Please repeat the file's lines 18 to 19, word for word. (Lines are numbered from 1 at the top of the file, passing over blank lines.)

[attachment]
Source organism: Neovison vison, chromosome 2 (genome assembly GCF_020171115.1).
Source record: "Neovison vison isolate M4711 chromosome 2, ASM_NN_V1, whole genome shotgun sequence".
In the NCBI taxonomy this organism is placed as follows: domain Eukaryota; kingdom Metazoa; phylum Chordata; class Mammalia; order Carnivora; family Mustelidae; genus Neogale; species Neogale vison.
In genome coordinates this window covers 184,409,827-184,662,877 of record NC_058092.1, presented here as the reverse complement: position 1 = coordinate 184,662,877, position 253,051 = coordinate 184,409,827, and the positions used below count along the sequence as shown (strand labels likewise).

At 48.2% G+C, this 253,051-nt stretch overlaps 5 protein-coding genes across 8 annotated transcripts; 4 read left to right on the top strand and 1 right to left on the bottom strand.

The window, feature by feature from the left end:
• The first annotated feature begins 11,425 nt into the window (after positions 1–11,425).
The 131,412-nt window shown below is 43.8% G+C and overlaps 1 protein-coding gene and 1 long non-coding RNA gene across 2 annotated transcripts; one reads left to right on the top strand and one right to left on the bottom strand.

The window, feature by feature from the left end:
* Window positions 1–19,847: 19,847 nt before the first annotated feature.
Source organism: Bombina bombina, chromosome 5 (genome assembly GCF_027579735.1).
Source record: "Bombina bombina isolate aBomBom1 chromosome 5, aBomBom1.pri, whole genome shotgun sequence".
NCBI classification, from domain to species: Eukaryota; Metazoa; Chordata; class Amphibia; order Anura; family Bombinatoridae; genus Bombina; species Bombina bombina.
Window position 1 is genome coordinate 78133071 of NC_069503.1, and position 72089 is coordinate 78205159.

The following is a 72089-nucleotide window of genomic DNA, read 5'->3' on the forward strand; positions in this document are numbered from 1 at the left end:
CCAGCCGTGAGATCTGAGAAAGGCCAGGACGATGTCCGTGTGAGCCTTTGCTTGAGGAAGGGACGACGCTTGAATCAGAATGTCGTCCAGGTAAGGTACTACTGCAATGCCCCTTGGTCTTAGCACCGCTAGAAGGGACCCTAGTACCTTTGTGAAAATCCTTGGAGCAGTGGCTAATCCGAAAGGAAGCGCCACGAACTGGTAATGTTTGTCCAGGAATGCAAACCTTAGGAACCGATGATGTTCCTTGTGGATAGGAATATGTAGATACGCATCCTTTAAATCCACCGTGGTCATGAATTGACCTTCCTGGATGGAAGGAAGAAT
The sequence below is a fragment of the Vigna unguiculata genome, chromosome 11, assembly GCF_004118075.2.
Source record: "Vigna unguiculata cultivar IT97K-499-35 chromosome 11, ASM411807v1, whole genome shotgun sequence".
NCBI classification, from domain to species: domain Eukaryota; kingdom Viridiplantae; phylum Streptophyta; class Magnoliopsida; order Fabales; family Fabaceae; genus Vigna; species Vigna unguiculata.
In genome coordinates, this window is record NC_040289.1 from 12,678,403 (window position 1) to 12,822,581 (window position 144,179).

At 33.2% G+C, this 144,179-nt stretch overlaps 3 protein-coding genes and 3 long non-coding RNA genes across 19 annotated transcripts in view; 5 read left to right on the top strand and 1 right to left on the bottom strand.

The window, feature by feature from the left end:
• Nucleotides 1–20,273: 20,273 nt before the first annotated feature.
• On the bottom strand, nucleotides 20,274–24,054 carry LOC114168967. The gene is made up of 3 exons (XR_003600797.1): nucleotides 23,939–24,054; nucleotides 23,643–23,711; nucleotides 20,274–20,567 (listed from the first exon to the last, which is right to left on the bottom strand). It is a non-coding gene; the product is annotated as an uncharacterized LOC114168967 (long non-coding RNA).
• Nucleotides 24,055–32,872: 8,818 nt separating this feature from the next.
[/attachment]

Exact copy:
Source record: "Vigna unguiculata cultivar IT97K-499-35 chromosome 11, ASM411807v1, whole genome shotgun sequence".
NCBI classification, from domain to species: domain Eukaryota; kingdom Viridiplantae; phylum Streptophyta; class Magnoliopsida; order Fabales; family Fabaceae; genus Vigna; species Vigna unguiculata.